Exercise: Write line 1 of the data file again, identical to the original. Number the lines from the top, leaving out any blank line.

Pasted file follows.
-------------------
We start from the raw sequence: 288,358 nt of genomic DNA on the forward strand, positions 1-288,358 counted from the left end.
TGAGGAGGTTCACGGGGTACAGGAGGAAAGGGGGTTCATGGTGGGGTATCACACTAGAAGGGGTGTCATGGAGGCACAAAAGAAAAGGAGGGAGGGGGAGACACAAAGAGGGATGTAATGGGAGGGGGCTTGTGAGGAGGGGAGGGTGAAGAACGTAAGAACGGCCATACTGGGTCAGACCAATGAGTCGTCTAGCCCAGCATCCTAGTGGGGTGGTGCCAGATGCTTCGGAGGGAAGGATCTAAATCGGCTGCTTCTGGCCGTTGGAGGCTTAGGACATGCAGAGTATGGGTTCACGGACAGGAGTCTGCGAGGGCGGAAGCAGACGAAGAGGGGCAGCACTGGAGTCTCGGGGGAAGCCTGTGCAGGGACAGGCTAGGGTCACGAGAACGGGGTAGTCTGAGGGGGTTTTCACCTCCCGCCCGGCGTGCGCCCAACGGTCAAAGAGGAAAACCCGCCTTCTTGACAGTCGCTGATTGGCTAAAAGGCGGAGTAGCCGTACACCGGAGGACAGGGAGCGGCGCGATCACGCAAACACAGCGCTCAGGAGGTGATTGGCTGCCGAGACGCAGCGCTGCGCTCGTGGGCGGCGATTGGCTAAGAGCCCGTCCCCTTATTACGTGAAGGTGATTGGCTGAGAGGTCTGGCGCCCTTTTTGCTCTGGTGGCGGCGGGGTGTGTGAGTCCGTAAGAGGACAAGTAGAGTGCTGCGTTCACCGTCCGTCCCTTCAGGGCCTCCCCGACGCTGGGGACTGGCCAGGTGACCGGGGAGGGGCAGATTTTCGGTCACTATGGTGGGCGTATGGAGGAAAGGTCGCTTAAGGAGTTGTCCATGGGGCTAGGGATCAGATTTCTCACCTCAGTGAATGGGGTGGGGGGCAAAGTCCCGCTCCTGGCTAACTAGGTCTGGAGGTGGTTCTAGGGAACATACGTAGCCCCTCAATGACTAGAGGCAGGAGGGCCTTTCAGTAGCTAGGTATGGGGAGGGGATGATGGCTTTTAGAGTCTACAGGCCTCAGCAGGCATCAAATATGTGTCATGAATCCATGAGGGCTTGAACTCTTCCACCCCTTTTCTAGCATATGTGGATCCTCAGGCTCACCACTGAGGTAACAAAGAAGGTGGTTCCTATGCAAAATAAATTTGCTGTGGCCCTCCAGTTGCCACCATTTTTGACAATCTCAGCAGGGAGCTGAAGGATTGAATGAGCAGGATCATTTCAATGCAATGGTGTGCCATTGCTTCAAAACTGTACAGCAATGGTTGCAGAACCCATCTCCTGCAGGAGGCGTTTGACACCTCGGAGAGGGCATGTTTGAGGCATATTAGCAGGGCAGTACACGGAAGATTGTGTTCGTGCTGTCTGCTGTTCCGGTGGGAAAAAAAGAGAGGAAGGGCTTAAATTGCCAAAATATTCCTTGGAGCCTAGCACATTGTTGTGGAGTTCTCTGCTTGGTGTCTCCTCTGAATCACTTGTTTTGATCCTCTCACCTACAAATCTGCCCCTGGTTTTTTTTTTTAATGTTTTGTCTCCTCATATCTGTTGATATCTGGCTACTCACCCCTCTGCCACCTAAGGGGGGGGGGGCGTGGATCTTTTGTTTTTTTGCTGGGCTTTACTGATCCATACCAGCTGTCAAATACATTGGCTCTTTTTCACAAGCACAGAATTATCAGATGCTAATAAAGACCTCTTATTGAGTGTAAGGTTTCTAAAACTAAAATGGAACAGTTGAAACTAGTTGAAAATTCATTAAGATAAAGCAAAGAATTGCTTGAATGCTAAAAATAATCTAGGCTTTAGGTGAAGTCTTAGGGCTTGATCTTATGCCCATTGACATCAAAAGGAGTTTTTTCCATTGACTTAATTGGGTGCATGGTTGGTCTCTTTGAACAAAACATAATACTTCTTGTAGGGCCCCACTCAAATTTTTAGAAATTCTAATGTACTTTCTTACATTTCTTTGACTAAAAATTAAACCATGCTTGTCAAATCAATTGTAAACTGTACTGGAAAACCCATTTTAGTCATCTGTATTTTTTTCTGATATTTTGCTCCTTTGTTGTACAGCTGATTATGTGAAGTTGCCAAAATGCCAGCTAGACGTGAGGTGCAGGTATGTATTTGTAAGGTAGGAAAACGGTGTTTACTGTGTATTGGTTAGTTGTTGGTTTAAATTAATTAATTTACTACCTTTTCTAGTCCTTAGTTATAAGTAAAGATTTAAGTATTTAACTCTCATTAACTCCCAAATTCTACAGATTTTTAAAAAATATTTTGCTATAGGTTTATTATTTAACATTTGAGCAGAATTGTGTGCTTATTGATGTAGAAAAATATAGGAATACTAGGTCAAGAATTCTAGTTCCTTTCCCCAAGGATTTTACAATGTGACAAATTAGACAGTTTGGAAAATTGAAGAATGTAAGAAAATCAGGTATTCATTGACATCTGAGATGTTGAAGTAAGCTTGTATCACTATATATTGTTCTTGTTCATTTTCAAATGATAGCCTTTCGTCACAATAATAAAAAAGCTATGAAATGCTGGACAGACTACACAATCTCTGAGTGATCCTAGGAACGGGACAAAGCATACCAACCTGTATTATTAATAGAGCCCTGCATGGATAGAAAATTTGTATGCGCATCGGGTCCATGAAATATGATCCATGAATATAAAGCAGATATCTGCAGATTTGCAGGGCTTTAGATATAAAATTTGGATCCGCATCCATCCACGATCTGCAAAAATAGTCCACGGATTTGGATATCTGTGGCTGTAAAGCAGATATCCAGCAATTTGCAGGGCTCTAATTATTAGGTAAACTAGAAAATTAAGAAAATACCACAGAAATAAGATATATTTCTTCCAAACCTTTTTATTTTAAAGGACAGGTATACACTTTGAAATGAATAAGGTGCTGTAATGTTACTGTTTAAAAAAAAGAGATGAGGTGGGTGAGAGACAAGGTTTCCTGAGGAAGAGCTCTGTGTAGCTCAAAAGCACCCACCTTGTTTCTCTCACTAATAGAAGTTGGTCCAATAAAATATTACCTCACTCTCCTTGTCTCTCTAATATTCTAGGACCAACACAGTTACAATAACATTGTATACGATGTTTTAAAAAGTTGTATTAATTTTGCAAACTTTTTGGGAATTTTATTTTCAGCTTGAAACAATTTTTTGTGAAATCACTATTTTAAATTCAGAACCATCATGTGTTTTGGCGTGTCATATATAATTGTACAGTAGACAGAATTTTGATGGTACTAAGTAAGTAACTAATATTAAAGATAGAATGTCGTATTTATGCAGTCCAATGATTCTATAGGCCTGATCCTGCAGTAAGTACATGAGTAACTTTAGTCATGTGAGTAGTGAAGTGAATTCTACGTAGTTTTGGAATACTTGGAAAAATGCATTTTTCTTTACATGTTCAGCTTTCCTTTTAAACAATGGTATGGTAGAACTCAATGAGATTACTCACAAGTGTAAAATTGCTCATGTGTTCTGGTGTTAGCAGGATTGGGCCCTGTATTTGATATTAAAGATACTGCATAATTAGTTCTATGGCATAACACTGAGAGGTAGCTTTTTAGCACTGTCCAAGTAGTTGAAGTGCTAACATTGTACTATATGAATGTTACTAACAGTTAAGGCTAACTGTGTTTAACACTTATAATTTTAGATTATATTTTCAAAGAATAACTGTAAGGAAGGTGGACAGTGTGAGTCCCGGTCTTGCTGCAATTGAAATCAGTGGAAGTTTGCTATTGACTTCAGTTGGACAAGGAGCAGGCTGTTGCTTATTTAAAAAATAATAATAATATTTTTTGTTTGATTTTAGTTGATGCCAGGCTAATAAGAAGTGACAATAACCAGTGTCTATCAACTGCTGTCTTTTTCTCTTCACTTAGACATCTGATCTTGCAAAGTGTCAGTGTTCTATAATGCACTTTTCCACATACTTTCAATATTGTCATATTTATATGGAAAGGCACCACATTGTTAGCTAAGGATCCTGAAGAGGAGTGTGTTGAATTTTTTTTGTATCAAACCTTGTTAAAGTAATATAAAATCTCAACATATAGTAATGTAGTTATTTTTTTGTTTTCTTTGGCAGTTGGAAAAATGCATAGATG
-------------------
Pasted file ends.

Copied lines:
We start from the raw sequence: 288,358 nt of genomic DNA on the forward strand, positions 1-288,358 counted from the left end.